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Information about Asiabsdcon14

Published on March 9, 2014

Author: dlavigne



Presentation for AsiaBSDCon 2014.

ZFS for the Masses: Management Tools Provided by the PC-BSD and FreeNAS Projects Dru Lavigne Documentation Lead, iXsystems AsiaBSDCon, March 15, 2014

Outline Discuss ZFS features and describe the available management utilities for the following FreeBSDbased operating systems: - FreeNAS 9.2.1: open source NAS (Network Attached Storage) - PC-BSD 10.0: open source desktop (GUI) or server (CLI) Latest versions of these operating systems are on par with the latest OpenZFS “feature flags”

History of ZFS Modern filesystem specifically designed to add features not available in traditional filesystems Originally developed at Sun with the intent to open source After the Oracle acquisition, open source development continued and the original engineers founded OpenZFS ( which is under active development OpenZFS uses feature flags instead of versions

What is ZFS? 128-bit COW (Copy on Write) filesystem and logical volume manager with a maximum pool/file size of 16 exabytes In a traditional Unix filesystem, you need to define the partition size and mount point at filesystem creation time In ZFS, you instead feed disks to a “pool” and create filesystems from the pool as needed

Pool Root (parent) volume which can be logically subdivided as needed The number of disks added at a time is known as a “vdev” To optimize performance and resilvering time, number of disks per vdev is limited As more capacity is needed, add identical vdevs-these will be striped into the pool

RAIDZ RAIDZ* levels designed to overcome hardware RAID limitations such as the write-hole and corrupt data written over time before the controller provides an alert Designed for commodity disks so no RAID controller is needed Can also be used with a RAID controller, but it typically should be put into JBOD mode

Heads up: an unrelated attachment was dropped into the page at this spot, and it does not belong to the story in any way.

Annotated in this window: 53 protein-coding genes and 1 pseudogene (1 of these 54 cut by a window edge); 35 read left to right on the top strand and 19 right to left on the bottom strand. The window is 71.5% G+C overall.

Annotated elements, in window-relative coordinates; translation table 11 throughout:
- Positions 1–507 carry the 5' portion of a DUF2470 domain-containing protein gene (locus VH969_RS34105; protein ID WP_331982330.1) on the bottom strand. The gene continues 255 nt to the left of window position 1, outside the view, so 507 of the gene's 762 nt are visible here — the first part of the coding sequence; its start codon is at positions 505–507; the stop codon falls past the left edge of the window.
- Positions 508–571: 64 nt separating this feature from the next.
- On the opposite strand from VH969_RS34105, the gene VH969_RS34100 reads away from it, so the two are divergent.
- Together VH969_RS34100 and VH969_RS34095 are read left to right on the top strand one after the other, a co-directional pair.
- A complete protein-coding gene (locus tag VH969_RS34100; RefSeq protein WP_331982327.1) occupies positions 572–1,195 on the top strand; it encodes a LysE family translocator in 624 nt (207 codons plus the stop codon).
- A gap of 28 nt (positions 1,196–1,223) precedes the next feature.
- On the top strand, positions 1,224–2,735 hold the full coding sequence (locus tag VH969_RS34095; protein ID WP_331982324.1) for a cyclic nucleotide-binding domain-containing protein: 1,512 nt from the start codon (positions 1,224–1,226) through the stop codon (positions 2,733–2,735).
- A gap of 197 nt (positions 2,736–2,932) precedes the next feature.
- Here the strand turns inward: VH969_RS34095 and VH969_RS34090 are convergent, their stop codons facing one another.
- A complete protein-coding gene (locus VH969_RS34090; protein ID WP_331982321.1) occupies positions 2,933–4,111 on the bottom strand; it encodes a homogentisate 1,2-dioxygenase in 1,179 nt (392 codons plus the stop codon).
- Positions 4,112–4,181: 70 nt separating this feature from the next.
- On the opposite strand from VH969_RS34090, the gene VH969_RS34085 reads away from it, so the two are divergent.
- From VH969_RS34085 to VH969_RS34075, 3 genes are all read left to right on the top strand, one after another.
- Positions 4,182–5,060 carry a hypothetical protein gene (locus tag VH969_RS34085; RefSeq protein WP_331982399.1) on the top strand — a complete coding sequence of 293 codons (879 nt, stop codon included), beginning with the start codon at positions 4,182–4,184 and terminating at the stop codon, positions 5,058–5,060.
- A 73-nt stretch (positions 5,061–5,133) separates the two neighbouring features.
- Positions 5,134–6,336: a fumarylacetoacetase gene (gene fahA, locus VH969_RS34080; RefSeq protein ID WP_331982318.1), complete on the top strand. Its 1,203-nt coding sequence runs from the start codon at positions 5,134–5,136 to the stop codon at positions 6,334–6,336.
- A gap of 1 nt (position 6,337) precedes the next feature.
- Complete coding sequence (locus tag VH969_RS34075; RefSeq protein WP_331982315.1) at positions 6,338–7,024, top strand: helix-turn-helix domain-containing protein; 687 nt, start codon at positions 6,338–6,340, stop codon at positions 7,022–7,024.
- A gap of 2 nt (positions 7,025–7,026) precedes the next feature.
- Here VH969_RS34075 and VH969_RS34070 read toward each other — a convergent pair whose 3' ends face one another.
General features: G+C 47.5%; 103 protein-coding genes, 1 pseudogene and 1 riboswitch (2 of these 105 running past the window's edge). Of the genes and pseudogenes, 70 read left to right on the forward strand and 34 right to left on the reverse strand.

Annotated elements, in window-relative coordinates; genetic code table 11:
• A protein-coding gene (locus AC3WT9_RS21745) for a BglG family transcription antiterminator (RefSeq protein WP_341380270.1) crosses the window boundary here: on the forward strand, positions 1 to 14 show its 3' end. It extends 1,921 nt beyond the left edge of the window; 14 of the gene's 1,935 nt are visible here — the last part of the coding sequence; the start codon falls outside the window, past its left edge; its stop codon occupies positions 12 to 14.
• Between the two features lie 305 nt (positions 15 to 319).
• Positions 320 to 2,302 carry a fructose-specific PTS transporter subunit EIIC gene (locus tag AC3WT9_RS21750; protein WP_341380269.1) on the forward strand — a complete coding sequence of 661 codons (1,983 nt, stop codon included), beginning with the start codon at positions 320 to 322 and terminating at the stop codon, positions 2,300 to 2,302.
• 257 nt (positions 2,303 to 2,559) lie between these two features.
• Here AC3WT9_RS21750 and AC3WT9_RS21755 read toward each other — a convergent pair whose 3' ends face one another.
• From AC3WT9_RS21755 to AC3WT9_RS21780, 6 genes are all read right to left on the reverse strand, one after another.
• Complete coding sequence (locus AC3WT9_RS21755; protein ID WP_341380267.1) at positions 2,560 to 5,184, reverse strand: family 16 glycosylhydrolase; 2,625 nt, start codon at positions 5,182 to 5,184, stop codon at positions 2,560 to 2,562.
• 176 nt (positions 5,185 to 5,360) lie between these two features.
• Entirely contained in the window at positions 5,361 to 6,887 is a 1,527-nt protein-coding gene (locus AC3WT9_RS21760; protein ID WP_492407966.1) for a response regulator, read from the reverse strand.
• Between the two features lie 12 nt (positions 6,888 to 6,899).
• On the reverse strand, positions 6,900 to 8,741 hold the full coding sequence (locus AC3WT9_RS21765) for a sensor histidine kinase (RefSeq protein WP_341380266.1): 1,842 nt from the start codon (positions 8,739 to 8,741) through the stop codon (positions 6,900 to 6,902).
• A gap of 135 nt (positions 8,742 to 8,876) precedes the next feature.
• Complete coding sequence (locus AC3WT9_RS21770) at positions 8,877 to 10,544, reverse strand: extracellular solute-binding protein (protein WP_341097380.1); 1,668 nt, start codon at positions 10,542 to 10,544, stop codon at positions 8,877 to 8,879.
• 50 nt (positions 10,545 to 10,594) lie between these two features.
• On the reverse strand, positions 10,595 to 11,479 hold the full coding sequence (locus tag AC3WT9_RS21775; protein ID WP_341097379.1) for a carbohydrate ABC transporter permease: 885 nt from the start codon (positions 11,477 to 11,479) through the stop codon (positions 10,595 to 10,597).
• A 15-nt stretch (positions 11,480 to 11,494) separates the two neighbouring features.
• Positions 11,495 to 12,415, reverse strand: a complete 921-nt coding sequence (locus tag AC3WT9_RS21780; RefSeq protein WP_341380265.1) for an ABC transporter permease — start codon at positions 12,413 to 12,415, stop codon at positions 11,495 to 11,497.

RAIDZ1 Parity blocks are distributed across all disks Up to one disk can fail per vdev without losing pool Pool can be lost if second disk in a vdev fails before resilver completes Optimized for vdev of 3, 5, or 9 disks

RAIDZ2 Double-parity solution similar to RAID6 Parity blocks are distributed across all disks Up to two disks can fail per vdev without losing pool, with no restrictions on which disks can fail Optimized for vdev of 4, 6, or 10 disks

RAIDZ3 Triple-parity solution Parity blocks are distributed across all disks Up to three disks can fail per vdev without losing pool, with no restrictions on which disks can fail Optimized for vdev of 5, 7, or 11 disks

Create Pool on FreeNAS

Create Pool on PC-BSD

ZIL ZFS Intent Log Effectively a filesystem journal that stores sync writes until they are committed to the pool A dedicated SSD as a secondary log device (SLOG) can increase synchronous write performance, will have no effect on asynchronous writes FreeNAS includes the zilstat CLI utility to help determine if system would benefit from a SLOG

ARC and L2ARC ARC refers to read cache in RAM. Takes time for ARC to populate with hits; if high misses continue for cached reads, the system needs to be tuned. Freenas adds ARC stats to top(1) and includes and tools for ARC monitoring Optional, secondary ARC can be installed on SSD or disk in order to increase random read performance. Always add as much RAM as possible first.

Adding SLOG/L2ARC on FreeNAS